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Research lab opposes new Menlo Park high school

 

As the Sequoia Union High School District moves ahead with plans to build a new high school for 300 to 400 students at 150 Jefferson Drive in the industrial area of Menlo Park, the proposed school is getting the cold shoulder from its future neighbor.

The site is bracketed by the offices of Exponent Inc., a failure-analysis and research firm located on Jefferson Drive for almost 25 years. The company, in a Jan. 28 letter from the law firm Archer Norris, informed the district of its opposition to a school there, claiming that the area's industrial character makes the site inappropriate.

The Sequoia district plans to build two small schools -- the other in San Carlos, and each with a theme such as technology or the arts -- to make room for a surge of middle-school students, many from Menlo Park districts, with peak enrollment expected in the 2020-21 school year.

Attendance at Menlo-Atherton High School is expected to jump significantly. The district hopes to relieve enrollment pressure by enticing around 100 students per year over four years to the Jefferson Drive school, Matthew Zito, the district's chief facilities officer and current M-A principal, told the Menlo Park Planning Commission on Jan. 26.

The commission, which voted 5-2 to support the school, has the right to determine whether district plans are consistent with the city's general plan. State law exempts school districts from zoning laws, so even if the commission were to find the plans inconsistent, the district could proceed.

The site is in the M-2 general industrial zone, "the key" to the city's economy, according to a recent planning report. Nearby are Facebook, Intuit and Oracle, representing one of "three rapidly growing high-tech sectors" in M-2, the others being life sciences and medical devices, the report says. Another report notes that 735 apartments are planned in the M-2 zone by spring 2016.

Exponent CFO and executive vice president Richard L. Schlenker said the company's labs, which would face the school, handle 6,000 to 7,000 projects annually, some of which involve hazards, including "radiation activities" and biological and medical wastes.

There are "massive pieces of broken pipe from pipeline explosions" on Exponent's property, he said. "If somebody was to trespass and crawl around on those pipes and not be supervised when they were in the area, they could be seriously injured."

"If (Exponent executives) think that that's a health hazard to the community, they should take care of that themselves," Commission Chair Ben Eiref said.

Comments

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Posted by whatever
a resident of Menlo Park: Central Menlo Park
on Feb 5, 2015 at 10:24 am

Isn't there some legalese about coming to the nuisance.

Also what does the MP Fire District think of the idea? Peter?


2 people like this
Posted by Dagwood
a resident of Menlo Park: Allied Arts/Stanford Park
on Feb 5, 2015 at 12:38 pm

While I am supportive of the school district locating property where they can, Exponent is raising a legitimate concern. It's not a matter of a hazard to the public. Exponent appears to do a lot of forensic analysis following industrial or other accidents, and they do that (I'm kind of guessing here) by carting what remains to their site for inspection and analysis; that's how you figure these things out, and it's important for future safety and legal claims. That means leaving big failed piping, engines or wiring sitting around, as close as possible to the state it was in at the time of the accident. There's probably a lot of equipment, or test set-ups, around that's too large or complicated to move inside or take apart every day. Their business was sited in an area which all assumed was appropriate to this kind of work: low foot traffic, and well isolated from lots of ordinary residents and office workers. Their concern is clearly that, no matter how well they protect their facility, having some several hundred high school students right next door is simply not prudent. It's not that students generally can't be well-behaved or are looking for trouble. It's that just a single such student might really harm themselves by somehow getting on the grounds -- on a dare, out of real curiosity and interest, to win a bet, whatever. With hundreds of students around every day, for years, it's hard not to see Exponent's risk-based concern: the 'law of large numbers' will eventually prevail and the outcome could be nasty, perhaps even fatal. This is not a little R&D lab like so many that exist all over the M-2 area. Can the school district in designing the school mitigate that risk? It's up to them to put forward that design, with a clear expression of the hazard involved, and how it can be reduced, for all to see before they decide on going forward.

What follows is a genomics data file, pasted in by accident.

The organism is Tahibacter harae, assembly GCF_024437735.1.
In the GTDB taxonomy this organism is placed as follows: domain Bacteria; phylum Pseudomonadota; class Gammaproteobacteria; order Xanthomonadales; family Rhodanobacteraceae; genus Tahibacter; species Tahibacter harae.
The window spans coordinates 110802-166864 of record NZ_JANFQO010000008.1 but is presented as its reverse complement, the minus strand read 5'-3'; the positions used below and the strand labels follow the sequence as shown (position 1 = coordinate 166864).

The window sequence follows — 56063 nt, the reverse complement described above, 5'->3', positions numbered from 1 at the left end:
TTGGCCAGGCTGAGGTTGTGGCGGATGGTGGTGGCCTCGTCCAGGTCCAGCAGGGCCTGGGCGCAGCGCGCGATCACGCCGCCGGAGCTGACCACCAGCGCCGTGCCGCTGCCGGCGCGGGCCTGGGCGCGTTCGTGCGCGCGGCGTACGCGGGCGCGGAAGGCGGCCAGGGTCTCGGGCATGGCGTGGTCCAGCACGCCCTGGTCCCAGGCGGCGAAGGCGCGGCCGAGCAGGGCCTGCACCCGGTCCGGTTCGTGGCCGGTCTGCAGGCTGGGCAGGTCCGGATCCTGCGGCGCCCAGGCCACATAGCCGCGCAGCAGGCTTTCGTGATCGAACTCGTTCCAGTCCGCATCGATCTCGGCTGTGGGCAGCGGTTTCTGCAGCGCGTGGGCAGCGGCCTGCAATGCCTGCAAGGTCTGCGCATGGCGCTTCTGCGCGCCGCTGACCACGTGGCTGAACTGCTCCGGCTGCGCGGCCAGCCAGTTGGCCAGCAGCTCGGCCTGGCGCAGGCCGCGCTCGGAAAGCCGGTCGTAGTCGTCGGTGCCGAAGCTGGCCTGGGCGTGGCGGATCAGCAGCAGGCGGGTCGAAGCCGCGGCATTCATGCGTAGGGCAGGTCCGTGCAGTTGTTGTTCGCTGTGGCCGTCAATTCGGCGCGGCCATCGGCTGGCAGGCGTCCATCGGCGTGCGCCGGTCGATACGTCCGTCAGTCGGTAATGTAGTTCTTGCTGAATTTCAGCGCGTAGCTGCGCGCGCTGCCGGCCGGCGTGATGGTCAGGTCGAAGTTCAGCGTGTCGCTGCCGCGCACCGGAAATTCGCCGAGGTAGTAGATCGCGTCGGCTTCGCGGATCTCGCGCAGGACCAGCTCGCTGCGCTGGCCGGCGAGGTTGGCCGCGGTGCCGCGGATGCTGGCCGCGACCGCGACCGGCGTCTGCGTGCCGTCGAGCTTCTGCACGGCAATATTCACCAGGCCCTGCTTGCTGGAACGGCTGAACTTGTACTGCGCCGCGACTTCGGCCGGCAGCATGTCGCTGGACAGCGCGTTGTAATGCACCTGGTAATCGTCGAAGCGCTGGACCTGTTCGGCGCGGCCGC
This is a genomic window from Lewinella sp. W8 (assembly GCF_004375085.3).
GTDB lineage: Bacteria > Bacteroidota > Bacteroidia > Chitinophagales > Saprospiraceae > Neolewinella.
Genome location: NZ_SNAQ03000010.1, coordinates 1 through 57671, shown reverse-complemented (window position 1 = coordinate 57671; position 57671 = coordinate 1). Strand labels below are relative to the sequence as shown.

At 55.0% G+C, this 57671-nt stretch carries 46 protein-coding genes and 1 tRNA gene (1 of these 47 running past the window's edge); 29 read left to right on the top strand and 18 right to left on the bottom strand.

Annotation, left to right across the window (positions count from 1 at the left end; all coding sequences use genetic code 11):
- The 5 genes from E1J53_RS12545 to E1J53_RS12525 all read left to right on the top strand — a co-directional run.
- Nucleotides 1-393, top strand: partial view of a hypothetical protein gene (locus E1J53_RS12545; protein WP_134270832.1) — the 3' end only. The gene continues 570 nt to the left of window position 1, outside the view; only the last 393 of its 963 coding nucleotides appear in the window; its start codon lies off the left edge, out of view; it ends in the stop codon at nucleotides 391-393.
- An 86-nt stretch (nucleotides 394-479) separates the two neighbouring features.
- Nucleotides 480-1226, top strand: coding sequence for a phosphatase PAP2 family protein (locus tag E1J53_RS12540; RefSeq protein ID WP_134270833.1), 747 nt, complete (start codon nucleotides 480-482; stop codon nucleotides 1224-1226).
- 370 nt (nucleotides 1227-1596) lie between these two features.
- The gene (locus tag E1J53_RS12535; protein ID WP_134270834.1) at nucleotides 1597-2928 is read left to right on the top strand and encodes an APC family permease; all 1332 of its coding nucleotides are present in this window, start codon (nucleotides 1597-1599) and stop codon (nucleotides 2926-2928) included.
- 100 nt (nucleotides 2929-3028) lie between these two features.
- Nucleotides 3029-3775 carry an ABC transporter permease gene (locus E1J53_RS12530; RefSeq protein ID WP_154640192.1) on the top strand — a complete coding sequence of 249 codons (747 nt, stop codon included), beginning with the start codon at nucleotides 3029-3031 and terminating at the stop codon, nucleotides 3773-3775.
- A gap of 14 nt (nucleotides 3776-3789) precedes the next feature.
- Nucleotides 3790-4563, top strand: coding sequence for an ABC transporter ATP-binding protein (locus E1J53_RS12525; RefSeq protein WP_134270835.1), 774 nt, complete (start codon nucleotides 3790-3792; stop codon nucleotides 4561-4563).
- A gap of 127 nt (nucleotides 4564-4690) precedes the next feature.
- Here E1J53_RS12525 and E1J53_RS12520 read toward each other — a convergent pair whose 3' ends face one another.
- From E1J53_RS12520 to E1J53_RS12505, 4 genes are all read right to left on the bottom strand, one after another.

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Posted by Observer
a resident of Woodside High School
on Feb 5, 2015 at 3:22 pm

proposed site is far closer to the highway (~500 feet) than the state guidelines (1,500 -2,500 feet)
Web Link


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Posted by Robert
a resident of Menlo Park: Felton Gables
on Feb 5, 2015 at 4:26 pm

Robert is a registered user.

Looks like (if the context is correct in this article that Commission Chair Ben Eiref thinks very highly of himself and a singular approach at addressing the needs of the all: "If (Exponent executives) think that that's a health hazard to the community, they should take care of that themselves," I have not seen enough information yet, but I would think bloviating is the least desirable way to have others join your cause.


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